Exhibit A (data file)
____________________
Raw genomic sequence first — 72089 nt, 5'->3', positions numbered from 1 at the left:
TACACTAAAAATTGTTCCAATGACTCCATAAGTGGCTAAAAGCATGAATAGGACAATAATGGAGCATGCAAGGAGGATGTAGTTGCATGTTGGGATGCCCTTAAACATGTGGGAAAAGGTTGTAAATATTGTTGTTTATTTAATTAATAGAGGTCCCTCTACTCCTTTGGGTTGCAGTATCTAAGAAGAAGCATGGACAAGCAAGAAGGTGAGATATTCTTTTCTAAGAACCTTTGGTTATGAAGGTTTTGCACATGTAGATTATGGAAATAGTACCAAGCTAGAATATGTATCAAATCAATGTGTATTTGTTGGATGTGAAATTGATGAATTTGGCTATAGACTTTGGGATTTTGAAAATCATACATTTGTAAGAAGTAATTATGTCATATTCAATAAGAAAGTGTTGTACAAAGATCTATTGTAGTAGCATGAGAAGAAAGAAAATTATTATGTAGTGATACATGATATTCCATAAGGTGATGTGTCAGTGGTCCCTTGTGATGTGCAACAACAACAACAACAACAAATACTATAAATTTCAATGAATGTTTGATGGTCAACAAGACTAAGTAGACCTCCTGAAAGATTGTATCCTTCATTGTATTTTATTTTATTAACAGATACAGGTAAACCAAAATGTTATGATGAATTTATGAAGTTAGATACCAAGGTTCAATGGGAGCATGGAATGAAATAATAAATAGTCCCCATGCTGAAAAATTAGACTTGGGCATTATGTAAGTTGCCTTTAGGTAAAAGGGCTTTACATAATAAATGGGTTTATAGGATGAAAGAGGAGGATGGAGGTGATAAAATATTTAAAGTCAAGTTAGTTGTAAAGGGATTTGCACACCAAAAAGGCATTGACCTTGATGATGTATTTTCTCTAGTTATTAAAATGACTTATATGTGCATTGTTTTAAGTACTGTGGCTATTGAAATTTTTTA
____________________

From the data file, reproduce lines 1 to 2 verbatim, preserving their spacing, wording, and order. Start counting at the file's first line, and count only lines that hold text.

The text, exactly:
Raw genomic sequence first — 72089 nt, 5'->3', positions numbered from 1 at the left:
TACACTAAAAATTGTTCCAATGACTCCATAAGTGGCTAAAAGCATGAATAGGACAATAATGGAGCATGCAAGGAGGATGTAGTTGCATGTTGGGATGCCCTTAAACATGTGGGAAAAGGTTGTAAATATTGTTGTTTATTTAATTAATAGAGGTCCCTCTACTCCTTTGGGTTGCAGTATCTAAGAAGAAGCATGGACAAGCAAGAAGGTGAGATATTCTTTTCTAAGAACCTTTGGTTATGAAGGTTTTGCACATGTAGATTATGGAAATAGTACCAAGCTAGAATATGTATCAAATCAATGTGTATTTGTTGGATGTGAAATTGATGAATTTGGCTATAGACTTTGGGATTTTGAAAATCATACATTTGTAAGAAGTAATTATGTCATATTCAATAAGAAAGTGTTGTACAAAGATCTATTGTAGTAGCATGAGAAGAAAGAAAATTATTATGTAGTGATACATGATATTCCATAAGGTGATGTGTCAGTGGTCCCTTGTGATGTGCAACAACAACAACAACAACAAATACTATAAATTTCAATGAATGTTTGATGGTCAACAAGACTAAGTAGACCTCCTGAAAGATTGTATCCTTCATTGTATTTTATTTTATTAACAGATACAGGTAAACCAAAATGTTATGATGAATTTATGAAGTTAGATACCAAGGTTCAATGGGAGCATGGAATGAAATAATAAATAGTCCCCATGCTGAAAAATTAGACTTGGGCATTATGTAAGTTGCCTTTAGGTAAAAGGGCTTTACATAATAAATGGGTTTATAGGATGAAAGAGGAGGATGGAGGTGATAAAATATTTAAAGTCAAGTTAGTTGTAAAGGGATTTGCACACCAAAAAGGCATTGACCTTGATGATGTATTTTCTCTAGTTATTAAAATGACTTATATGTGCATTGTTTTAAGTACTGTGGCTATTGAAATTTTTTA